Removal of Monument to Historic Banyan Tree Seen As a Loss to Chin Heritage

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In a move that has upset the local Chin community, the Sagaing regional government ordered a stone monument explaining the significance of an ancient banyan tree in Tamu Township be demolished on February 13.

The monument was located in Kham Pert town, next to the banyan tree believed to be hundreds of years old. It bore an inscription in the Lushine Chin language as well as English and Burmese, describing the community’s ancestral journey from northwestern China and northeastern Tibet to the area in 800 CE. According to local historians, the Lushine Chin people planted the banyan tree in Kham Pert before continuing to head westward into the Chin hills 400 years later.

As they embarked on their journey, it is said that the Lushine Chin promised to meet again when the branches of the banyan tree touched the ground.

The stone monument that has now been removed was erected on November 22, 2019 with members of the regional government and parliament present.

According to Pu B.H. Khuma, the chair of the Kham Pert Banyan Tree Conservation Committee, a General Administration Department (GAD) officer for Kham Pert contacted him on February 11 to say that the Sagaing government had ordered the Tamu District GAD to remove the stone pillar after receiving complaints about its presence from other locals.

“We accepted the government’s order to remove it because we didn’t want any disputes,” Pu B.H. Khuma told Khonumthung News.

Some 128 people from Kham Pert’s Ward 5 sent a complaint letter about the monument to the regional government last month. The signatories to the letter were ethnic Bamar—the majority group in Burma—and said in the letter that they objected to the attribution to the Lushine Chin sub-group, stating that around the same time as the tree was planted, Bamar, Shan and Manipuri peoples also settled in the area.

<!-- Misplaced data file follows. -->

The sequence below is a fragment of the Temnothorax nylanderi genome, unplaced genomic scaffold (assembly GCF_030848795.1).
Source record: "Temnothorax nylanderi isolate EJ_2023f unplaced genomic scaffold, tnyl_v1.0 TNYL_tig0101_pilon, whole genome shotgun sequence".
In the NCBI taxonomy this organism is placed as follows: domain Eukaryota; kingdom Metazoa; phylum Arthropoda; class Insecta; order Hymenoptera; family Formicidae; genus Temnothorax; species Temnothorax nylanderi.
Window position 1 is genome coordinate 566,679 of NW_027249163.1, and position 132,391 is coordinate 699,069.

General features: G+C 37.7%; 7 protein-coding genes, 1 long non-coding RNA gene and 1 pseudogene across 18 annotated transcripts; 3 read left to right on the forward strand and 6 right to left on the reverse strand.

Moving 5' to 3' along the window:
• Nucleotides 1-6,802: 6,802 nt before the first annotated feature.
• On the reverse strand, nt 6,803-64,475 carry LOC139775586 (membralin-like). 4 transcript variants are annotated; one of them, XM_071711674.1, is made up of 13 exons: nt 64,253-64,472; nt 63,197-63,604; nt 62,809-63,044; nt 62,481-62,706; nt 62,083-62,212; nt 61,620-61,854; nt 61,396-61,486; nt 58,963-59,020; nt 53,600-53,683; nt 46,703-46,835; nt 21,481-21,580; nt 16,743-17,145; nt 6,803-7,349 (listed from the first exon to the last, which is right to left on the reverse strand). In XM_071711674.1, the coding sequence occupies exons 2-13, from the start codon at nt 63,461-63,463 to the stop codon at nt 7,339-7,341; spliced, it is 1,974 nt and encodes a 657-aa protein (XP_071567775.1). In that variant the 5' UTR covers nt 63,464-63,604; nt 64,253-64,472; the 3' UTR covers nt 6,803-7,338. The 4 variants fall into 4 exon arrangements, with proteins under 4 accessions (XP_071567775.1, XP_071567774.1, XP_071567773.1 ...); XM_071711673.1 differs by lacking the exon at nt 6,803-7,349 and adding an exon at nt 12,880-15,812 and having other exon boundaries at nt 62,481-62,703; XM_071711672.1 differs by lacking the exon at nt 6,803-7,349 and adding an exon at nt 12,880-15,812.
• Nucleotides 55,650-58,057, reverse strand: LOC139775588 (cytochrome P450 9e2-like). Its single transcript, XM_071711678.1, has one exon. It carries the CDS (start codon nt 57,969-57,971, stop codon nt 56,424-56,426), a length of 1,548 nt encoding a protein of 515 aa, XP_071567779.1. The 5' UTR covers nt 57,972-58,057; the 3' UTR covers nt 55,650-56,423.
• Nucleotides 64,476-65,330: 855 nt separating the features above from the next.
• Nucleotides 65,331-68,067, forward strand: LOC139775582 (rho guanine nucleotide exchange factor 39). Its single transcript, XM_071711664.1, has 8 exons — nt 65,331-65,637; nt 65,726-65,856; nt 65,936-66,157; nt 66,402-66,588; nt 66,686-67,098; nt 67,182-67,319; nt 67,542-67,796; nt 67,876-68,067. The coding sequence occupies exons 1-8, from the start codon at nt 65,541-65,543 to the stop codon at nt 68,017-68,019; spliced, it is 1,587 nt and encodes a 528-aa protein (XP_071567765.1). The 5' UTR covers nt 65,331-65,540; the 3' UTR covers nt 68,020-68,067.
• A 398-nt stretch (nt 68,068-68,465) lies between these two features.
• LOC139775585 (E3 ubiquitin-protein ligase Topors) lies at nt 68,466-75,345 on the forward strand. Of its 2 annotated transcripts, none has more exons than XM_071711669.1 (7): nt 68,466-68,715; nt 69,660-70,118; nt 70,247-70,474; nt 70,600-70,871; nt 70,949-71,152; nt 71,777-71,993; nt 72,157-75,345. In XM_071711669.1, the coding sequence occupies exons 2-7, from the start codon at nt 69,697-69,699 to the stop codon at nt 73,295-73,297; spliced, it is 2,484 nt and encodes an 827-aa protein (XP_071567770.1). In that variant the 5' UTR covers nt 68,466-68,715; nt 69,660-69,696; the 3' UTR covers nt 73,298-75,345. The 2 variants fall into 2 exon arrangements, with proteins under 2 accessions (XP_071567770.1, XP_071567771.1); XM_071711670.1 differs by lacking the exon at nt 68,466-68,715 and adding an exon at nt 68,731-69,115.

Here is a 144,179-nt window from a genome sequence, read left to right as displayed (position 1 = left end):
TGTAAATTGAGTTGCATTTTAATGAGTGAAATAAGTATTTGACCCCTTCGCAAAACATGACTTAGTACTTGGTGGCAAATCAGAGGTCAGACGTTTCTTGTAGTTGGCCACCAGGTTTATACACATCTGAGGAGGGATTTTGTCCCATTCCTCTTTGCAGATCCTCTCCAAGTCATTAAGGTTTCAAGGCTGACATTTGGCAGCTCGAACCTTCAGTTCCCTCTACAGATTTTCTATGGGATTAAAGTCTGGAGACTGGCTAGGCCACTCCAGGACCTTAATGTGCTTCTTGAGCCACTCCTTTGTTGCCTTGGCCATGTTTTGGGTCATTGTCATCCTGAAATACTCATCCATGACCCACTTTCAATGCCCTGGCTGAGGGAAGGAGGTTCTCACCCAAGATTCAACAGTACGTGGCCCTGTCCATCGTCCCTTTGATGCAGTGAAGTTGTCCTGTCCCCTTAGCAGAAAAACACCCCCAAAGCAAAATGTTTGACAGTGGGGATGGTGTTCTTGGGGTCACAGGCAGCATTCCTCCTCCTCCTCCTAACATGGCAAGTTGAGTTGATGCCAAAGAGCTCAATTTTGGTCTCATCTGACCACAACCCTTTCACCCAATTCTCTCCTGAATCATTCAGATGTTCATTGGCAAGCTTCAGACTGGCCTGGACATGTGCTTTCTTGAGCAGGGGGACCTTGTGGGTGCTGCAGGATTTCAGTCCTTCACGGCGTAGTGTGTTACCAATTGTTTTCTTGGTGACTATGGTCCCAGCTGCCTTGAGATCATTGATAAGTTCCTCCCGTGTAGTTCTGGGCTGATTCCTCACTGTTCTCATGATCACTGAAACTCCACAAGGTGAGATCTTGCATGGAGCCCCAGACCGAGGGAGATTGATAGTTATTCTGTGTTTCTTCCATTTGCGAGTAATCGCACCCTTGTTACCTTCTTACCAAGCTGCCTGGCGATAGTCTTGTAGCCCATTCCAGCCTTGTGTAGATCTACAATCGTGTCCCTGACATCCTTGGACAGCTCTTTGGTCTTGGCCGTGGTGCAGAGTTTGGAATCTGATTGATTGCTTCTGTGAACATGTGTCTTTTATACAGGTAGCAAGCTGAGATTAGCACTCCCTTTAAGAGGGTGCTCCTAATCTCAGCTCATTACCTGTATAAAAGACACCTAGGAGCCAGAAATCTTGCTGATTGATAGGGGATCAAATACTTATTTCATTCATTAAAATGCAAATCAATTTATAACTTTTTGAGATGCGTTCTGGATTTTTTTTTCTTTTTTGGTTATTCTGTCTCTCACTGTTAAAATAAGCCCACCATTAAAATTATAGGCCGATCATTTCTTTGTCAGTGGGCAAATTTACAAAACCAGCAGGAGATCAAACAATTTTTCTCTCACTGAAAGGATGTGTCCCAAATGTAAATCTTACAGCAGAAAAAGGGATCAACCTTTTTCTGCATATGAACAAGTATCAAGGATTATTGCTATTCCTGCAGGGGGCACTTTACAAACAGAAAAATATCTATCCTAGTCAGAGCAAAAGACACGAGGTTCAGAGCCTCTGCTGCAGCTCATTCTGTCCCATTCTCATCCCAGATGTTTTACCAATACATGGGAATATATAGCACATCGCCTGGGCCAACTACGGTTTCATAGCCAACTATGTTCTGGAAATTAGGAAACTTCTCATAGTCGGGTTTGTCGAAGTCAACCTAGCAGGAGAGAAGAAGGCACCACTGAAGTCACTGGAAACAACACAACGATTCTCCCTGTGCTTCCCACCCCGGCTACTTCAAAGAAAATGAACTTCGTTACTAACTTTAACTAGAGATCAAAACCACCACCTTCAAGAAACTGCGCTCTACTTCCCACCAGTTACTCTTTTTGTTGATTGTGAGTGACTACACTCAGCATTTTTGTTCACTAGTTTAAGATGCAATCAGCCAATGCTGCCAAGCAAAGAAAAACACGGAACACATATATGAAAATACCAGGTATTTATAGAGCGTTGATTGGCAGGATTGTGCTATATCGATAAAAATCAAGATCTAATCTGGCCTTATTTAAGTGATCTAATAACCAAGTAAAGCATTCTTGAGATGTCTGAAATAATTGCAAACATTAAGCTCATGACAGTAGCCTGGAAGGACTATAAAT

“Ethnic Bamar people sent the complaint letter, and then district-level officials investigated it. I think they were worried about inter-ethnic conflict, so the officials decided to remove the obelisk,” Lal Thawng Thang, the Chin affairs minister for Sagaing Region, said.

However, Pu B.H. Khuma, of the banyan tree conservation committee, said that the order to remove the monument shows a lack of respect for Chin history.

“We were just conserving the banyan tree that was planted by our ancestors. According to the law, all ethnic groups can protect the heritage of their ancestors,” he explained. “We didn’t commit any wrongdoing. Demolishing the stone pillar means they don’t respect other ethnic people and don’t pay attention to other ethnic groups’ values.”

Pu B.H. Khuma said that if they are barred from rebuilding their monument, the committee and community would brainstorm a response.

Chin people from India’s Mizoram State frequently come to pay respect to the banyan tree as evidence of their ancestors’ journey. Ethnic Chin ministers from Mizoram and other Indian officials have made official requests to the Burmese government to preserve and protect the banyan tree in Kham Pert as a part of the region’s history.

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